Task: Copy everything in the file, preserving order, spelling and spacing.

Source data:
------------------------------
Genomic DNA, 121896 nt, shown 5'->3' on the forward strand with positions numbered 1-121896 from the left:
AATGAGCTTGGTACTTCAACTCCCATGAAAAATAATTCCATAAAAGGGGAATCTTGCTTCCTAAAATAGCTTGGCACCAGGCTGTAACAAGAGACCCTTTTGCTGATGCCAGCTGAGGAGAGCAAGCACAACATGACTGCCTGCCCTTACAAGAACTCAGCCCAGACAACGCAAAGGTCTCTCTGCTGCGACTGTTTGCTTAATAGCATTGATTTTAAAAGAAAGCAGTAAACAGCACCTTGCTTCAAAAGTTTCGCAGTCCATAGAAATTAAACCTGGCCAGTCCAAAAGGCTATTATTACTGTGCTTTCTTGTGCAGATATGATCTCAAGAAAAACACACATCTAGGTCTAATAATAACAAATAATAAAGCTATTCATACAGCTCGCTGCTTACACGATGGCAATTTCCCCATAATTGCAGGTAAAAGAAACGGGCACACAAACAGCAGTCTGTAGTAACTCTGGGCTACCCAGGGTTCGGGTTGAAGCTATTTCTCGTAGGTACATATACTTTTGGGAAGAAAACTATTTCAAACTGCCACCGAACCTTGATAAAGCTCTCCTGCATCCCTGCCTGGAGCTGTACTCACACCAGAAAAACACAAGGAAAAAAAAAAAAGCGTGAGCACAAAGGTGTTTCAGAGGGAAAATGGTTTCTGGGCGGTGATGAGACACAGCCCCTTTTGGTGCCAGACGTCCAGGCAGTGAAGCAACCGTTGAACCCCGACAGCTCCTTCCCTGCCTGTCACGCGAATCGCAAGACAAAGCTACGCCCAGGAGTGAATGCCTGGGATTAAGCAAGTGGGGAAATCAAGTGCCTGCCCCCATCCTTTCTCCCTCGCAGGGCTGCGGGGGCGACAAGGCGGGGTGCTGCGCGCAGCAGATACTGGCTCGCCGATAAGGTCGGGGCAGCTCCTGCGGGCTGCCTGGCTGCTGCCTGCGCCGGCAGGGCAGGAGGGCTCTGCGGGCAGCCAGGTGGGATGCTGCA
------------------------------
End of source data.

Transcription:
Genomic DNA, 121896 nt, shown 5'->3' on the forward strand with positions numbered 1-121896 from the left:
AATGAGCTTGGTACTTCAACTCCCATGAAAAATAATTCCATAAAAGGGGAATCTTGCTTCCTAAAATAGCTTGGCACCAGGCTGTAACAAGAGACCCTTTTGCTGATGCCAGCTGAGGAGAGCAAGCACAACATGACTGCCTGCCCTTACAAGAACTCAGCCCAGACAACGCAAAGGTCTCTCTGCTGCGACTGTTTGCTTAATAGCATTGATTTTAAAAGAAAGCAGTAAACAGCACCTTGCTTCAAAAGTTTCGCAGTCCATAGAAATTAAACCTGGCCAGTCCAAAAGGCTATTATTACTGTGCTTTCTTGTGCAGATATGATCTCAAGAAAAACACACATCTAGGTCTAATAATAACAAATAATAAAGCTATTCATACAGCTCGCTGCTTACACGATGGCAATTTCCCCATAATTGCAGGTAAAAGAAACGGGCACACAAACAGCAGTCTGTAGTAACTCTGGGCTACCCAGGGTTCGGGTTGAAGCTATTTCTCGTAGGTACATATACTTTTGGGAAGAAAACTATTTCAAACTGCCACCGAACCTTGATAAAGCTCTCCTGCATCCCTGCCTGGAGCTGTACTCACACCAGAAAAACACAAGGAAAAAAAAAAAAGCGTGAGCACAAAGGTGTTTCAGAGGGAAAATGGTTTCTGGGCGGTGATGAGACACAGCCCCTTTTGGTGCCAGACGTCCAGGCAGTGAAGCAACCGTTGAACCCCGACAGCTCCTTCCCTGCCTGTCACGCGAATCGCAAGACAAAGCTACGCCCAGGAGTGAATGCCTGGGATTAAGCAAGTGGGGAAATCAAGTGCCTGCCCCCATCCTTTCTCCCTCGCAGGGCTGCGGGGGCGACAAGGCGGGGTGCTGCGCGCAGCAGATACTGGCTCGCCGATAAGGTCGGGGCAGCTCCTGCGGGCTGCCTGGCTGCTGCCTGCGCCGGCAGGGCAGGAGGGCTCTGCGGGCAGCCAGGTGGGATGCTGCA